India have found a settled combination - Dhoni
MS Dhoni has said India have found a "settled batting and bowling combination" for the remaining three Tests in the series against Australia. It is every indicator that India will go ahead with playing five bowlers, including Ravindra Jadeja as the third spinner, for the remainder of the Test series.
Under Dhoni, India have rarely gone in with five bowlers, even if including an allrounder, but the last two Tests - against England in Nagpur and Australia in Chennai - have been different. Dhoni said that playing at home had made the five-bowler choice "a big plan". Due to the conditions at work, he said, they can perfect the combination at home.
Playing overseas with Dhoni as the sixth batsman makes the batting look "weak." At home, though, including Jadeja in XI has worked, Dhoni said. "With three Tests to come this looks like a very settled batting and bowling combination."
The three spinners put into use on the way to India's eight-wicket win over Australia in Chennai did not include left-arm spinner Pragyan Ojha, who had taken 20 wickets in the last series against England. The closer the Hyderabad pitch resembles the one in Chennai, the greater the chances of Ojha sitting out of a match on his home ground. Jadeja, who bowls left-arm spin and has far greater batting credentials than Ojha, Dhoni said, had made it into the team as a third spinning option.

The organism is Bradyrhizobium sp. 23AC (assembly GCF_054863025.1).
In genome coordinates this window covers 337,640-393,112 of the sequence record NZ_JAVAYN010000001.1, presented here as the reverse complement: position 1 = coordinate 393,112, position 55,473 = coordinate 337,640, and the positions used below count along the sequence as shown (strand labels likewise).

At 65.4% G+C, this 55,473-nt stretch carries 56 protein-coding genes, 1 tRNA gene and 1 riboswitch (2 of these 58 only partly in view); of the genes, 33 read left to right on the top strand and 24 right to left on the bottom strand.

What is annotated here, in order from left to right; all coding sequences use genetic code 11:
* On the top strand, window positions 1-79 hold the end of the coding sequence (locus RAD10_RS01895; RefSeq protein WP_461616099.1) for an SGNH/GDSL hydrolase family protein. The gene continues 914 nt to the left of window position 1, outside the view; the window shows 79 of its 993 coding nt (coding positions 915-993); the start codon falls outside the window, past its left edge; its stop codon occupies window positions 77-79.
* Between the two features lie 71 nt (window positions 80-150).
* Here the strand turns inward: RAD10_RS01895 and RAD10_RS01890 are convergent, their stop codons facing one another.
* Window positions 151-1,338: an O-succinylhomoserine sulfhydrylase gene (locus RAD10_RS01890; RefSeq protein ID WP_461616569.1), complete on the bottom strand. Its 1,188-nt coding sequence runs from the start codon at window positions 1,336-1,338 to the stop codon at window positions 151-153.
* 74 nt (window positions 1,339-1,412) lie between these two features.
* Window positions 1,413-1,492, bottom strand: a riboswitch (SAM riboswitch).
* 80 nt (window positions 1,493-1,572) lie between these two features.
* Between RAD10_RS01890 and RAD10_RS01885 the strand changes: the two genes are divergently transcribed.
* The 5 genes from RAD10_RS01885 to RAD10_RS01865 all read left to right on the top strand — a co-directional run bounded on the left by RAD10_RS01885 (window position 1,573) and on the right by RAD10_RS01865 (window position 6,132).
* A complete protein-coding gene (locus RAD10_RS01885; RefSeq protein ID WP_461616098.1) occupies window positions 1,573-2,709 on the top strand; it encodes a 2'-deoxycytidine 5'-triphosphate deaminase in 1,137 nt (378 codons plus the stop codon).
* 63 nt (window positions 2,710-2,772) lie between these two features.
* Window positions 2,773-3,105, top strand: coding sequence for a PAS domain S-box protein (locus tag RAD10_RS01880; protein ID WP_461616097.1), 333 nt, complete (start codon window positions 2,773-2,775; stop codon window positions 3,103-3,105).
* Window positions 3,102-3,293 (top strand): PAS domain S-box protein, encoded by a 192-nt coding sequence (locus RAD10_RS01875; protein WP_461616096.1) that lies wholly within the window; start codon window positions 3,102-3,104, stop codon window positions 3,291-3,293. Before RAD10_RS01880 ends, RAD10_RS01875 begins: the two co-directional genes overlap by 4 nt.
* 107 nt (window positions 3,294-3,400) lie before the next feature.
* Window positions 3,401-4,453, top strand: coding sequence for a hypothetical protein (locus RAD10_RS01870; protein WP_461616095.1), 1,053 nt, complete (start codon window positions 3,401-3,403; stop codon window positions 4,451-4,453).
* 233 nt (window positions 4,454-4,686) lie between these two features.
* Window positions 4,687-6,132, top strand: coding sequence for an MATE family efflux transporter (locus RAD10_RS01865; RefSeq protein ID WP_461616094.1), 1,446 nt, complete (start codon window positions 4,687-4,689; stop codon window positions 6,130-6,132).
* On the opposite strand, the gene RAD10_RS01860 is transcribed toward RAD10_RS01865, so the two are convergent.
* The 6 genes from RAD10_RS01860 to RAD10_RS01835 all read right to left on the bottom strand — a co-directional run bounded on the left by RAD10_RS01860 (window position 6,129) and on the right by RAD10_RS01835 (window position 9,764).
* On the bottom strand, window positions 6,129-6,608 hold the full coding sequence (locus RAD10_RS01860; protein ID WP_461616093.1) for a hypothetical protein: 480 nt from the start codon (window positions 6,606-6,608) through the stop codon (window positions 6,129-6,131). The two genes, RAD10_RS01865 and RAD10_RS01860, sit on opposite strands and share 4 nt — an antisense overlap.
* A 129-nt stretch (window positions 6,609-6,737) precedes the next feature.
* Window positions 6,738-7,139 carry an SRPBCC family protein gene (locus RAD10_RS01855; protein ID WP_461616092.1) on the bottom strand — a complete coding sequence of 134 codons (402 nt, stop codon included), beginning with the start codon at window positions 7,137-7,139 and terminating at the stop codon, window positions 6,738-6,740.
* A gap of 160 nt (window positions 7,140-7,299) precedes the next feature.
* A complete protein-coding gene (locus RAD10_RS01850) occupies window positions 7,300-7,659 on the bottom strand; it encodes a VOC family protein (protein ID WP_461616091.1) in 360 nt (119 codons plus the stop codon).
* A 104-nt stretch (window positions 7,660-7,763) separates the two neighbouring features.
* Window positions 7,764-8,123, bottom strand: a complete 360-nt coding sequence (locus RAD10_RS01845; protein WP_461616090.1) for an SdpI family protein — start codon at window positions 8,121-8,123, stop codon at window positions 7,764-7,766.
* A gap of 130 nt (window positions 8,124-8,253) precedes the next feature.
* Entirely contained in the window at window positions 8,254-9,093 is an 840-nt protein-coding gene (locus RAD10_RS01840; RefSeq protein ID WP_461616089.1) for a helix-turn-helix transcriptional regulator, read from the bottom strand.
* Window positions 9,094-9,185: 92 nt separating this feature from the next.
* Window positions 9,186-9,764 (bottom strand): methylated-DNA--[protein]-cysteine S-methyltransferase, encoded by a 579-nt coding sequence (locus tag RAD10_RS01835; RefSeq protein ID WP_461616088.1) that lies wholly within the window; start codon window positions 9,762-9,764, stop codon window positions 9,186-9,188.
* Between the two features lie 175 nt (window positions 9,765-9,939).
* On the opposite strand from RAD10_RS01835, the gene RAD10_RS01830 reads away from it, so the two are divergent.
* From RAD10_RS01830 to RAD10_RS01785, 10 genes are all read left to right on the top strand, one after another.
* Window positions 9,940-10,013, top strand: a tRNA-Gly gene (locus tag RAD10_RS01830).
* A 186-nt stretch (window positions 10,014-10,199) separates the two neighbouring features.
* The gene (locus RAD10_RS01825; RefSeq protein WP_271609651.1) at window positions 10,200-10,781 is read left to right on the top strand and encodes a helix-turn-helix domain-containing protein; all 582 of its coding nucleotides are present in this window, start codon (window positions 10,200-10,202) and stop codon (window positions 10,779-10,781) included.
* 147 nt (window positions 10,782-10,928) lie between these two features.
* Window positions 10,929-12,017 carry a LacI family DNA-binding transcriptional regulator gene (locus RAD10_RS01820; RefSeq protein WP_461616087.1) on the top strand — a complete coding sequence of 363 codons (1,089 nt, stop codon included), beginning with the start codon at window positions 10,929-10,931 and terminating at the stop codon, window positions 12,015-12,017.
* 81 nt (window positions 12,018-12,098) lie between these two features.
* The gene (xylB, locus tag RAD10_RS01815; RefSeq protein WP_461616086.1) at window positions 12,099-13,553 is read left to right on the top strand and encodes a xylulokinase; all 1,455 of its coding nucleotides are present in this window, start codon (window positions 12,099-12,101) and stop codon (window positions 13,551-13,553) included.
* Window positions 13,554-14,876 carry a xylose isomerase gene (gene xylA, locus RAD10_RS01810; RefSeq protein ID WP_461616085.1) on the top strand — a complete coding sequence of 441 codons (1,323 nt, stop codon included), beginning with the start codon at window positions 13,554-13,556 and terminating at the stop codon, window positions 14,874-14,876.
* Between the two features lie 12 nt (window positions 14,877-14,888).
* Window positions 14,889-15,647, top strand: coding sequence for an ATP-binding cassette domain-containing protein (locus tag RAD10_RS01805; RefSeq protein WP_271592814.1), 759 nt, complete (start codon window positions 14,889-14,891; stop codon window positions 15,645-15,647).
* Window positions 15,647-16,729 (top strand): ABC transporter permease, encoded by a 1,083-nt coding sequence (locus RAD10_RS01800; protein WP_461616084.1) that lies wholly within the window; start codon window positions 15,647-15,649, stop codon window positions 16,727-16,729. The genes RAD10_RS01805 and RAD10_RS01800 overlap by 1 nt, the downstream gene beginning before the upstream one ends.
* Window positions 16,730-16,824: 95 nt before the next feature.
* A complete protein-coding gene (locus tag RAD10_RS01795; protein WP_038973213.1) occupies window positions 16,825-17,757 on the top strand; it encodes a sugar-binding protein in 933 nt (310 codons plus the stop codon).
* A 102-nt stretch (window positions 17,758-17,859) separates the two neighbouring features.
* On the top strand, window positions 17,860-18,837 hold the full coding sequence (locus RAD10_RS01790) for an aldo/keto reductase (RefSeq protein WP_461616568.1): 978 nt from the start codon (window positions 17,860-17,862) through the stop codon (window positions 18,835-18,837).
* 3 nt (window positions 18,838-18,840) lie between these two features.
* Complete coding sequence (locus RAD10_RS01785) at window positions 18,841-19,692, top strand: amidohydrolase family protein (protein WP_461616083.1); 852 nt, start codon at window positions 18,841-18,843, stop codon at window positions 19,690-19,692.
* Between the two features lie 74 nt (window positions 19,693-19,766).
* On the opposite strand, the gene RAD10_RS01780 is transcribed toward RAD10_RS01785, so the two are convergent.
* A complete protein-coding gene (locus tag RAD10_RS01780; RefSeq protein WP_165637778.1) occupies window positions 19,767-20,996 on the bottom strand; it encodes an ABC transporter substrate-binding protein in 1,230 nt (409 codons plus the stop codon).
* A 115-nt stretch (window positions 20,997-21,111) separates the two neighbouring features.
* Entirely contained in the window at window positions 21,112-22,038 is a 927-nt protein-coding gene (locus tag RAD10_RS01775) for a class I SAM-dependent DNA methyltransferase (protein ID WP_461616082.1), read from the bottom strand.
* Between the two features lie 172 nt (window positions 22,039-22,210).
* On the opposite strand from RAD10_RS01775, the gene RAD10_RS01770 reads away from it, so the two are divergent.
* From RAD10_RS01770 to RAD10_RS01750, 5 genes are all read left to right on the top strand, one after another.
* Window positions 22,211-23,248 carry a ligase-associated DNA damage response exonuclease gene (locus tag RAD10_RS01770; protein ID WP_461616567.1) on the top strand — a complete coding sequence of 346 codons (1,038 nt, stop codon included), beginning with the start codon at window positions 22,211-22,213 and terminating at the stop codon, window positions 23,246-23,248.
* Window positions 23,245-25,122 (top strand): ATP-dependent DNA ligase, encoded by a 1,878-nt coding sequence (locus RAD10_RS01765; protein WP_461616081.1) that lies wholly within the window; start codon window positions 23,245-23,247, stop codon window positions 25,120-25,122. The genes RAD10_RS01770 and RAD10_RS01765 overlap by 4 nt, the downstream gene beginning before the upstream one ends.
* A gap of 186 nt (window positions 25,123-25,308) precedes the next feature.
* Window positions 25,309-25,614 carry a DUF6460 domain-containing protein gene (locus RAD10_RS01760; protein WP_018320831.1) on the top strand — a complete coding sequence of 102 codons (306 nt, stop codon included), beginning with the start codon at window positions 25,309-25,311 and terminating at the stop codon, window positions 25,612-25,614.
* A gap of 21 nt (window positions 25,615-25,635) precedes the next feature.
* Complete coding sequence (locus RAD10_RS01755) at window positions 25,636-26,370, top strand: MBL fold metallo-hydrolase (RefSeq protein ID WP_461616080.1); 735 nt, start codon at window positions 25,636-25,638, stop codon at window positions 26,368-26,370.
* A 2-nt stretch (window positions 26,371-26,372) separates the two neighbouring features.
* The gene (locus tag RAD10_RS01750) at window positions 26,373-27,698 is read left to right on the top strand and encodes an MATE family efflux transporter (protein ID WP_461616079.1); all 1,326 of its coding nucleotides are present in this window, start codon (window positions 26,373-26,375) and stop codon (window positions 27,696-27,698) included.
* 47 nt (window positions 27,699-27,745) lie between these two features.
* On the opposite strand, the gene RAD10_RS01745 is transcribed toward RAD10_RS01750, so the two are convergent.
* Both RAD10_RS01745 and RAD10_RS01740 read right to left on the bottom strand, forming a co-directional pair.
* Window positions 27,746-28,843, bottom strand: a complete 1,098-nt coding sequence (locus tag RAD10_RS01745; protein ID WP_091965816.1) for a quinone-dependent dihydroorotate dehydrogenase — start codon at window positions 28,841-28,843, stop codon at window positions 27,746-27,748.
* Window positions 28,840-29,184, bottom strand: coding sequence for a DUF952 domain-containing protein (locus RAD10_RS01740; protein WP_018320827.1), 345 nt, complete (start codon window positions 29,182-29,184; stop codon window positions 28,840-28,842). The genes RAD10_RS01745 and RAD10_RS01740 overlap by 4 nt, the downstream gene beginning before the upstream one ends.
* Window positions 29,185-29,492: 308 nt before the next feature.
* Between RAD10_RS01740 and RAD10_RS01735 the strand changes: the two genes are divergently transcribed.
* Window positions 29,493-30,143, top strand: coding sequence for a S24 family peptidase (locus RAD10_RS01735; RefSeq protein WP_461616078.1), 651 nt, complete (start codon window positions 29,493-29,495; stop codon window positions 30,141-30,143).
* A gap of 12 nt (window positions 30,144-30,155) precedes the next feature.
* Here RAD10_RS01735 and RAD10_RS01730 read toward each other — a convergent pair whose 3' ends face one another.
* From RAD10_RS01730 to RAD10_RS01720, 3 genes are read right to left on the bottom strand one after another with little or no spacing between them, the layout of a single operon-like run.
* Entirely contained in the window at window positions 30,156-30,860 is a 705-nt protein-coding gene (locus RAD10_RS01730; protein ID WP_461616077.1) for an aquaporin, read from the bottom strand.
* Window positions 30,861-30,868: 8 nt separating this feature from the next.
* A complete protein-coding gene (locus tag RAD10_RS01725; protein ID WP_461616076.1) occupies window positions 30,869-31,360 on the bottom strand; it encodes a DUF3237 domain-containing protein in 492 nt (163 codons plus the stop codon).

The choice of Jadeja over Ojha, Dhoni said, had worked for two reasons. Offspinners R Ashwin and Harbhajan Singh had been brought in because Australia had four left-hand batsmen in their top six. "They had lots of left-handers and we assumed the wicket will turn and often it is said the away-going spinner is quite difficult to play," Dhoni said. The inclusion of Jadeja came about due to his batting abilities over Ojha's and because he could "bowl long spells and can be conservative in that he can bowl tight".
"That was one of the reasons we said let's go with two offspinners and one left-arm with Jadeja doing the job."